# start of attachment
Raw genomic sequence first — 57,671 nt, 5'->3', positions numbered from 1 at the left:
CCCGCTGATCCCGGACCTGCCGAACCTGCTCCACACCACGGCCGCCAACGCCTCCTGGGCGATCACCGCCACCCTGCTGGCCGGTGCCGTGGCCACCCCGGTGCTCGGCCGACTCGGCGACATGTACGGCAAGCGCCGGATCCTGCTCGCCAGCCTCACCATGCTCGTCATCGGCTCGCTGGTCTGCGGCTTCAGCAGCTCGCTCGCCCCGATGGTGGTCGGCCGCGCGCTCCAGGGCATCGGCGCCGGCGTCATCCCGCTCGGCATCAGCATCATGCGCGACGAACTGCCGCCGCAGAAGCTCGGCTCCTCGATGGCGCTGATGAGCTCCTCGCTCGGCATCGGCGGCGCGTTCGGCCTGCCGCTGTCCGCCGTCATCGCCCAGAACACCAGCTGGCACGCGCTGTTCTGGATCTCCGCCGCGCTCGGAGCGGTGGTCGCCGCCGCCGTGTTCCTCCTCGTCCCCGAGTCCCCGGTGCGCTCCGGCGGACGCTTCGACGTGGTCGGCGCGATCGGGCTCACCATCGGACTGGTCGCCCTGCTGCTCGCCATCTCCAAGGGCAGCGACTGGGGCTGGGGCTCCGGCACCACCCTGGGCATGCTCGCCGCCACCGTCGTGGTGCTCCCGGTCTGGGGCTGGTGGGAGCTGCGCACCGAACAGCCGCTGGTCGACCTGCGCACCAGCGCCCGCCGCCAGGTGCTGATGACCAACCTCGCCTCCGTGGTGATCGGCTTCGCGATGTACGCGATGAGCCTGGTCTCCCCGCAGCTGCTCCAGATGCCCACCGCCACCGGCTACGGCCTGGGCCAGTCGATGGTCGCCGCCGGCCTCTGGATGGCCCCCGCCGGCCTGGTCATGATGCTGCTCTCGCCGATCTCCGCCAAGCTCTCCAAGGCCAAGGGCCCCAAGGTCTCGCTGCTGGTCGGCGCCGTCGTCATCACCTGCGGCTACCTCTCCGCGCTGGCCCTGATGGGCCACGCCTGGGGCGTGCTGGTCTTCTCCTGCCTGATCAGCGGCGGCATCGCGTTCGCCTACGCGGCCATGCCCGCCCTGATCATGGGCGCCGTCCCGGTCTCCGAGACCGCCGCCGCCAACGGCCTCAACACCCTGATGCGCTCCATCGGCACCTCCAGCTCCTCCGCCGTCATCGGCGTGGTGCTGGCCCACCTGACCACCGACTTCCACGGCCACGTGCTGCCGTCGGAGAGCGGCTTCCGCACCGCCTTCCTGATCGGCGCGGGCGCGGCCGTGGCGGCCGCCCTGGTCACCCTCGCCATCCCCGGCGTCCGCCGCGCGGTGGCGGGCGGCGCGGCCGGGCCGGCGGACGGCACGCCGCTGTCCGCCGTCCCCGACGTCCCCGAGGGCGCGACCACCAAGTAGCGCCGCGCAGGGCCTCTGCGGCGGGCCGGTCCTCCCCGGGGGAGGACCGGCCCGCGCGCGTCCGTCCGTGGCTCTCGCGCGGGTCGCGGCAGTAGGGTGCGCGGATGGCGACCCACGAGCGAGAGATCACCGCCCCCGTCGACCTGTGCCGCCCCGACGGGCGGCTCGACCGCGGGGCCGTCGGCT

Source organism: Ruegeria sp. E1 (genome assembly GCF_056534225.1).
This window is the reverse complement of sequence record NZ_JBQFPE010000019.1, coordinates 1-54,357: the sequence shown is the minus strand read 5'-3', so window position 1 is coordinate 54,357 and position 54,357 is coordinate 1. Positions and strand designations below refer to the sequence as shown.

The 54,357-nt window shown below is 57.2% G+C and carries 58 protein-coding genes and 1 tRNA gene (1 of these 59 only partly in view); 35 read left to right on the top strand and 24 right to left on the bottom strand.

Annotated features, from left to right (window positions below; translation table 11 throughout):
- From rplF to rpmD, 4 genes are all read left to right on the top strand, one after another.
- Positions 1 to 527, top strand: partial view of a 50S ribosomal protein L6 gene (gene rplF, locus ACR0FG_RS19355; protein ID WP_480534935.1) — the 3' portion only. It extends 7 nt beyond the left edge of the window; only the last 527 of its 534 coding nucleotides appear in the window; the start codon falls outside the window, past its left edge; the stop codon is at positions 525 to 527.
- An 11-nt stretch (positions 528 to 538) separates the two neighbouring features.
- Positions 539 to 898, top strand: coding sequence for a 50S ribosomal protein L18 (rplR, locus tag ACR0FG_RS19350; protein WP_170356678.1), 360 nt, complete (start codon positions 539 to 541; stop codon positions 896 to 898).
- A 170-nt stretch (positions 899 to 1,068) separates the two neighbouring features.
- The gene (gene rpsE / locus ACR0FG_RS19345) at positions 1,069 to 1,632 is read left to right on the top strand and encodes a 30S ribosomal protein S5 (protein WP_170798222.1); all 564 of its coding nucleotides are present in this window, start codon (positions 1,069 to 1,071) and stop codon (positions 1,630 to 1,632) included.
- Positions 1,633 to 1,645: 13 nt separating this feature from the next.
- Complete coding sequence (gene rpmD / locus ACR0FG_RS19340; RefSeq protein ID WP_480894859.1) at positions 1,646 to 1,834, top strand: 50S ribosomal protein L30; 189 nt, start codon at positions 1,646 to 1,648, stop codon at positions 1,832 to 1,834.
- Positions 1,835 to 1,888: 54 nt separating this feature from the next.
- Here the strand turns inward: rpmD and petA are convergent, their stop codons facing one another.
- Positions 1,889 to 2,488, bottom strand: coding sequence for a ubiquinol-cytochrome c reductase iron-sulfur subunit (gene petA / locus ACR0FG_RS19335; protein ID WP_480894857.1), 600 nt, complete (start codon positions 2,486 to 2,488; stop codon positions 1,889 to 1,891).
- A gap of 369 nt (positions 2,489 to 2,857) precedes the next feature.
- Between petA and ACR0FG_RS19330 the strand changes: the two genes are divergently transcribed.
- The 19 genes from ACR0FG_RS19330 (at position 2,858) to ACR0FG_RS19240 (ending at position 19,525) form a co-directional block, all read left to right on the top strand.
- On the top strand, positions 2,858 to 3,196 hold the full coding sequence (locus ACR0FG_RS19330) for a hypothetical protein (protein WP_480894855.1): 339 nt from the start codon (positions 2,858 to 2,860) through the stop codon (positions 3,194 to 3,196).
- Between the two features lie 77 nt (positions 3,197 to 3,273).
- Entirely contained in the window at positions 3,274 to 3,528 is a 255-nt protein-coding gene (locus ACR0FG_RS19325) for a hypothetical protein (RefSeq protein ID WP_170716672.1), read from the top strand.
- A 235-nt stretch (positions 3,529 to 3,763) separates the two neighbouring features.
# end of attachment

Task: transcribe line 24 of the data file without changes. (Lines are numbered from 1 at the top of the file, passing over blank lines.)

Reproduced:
- A 235-nt stretch (positions 3,529 to 3,763) separates the two neighbouring features.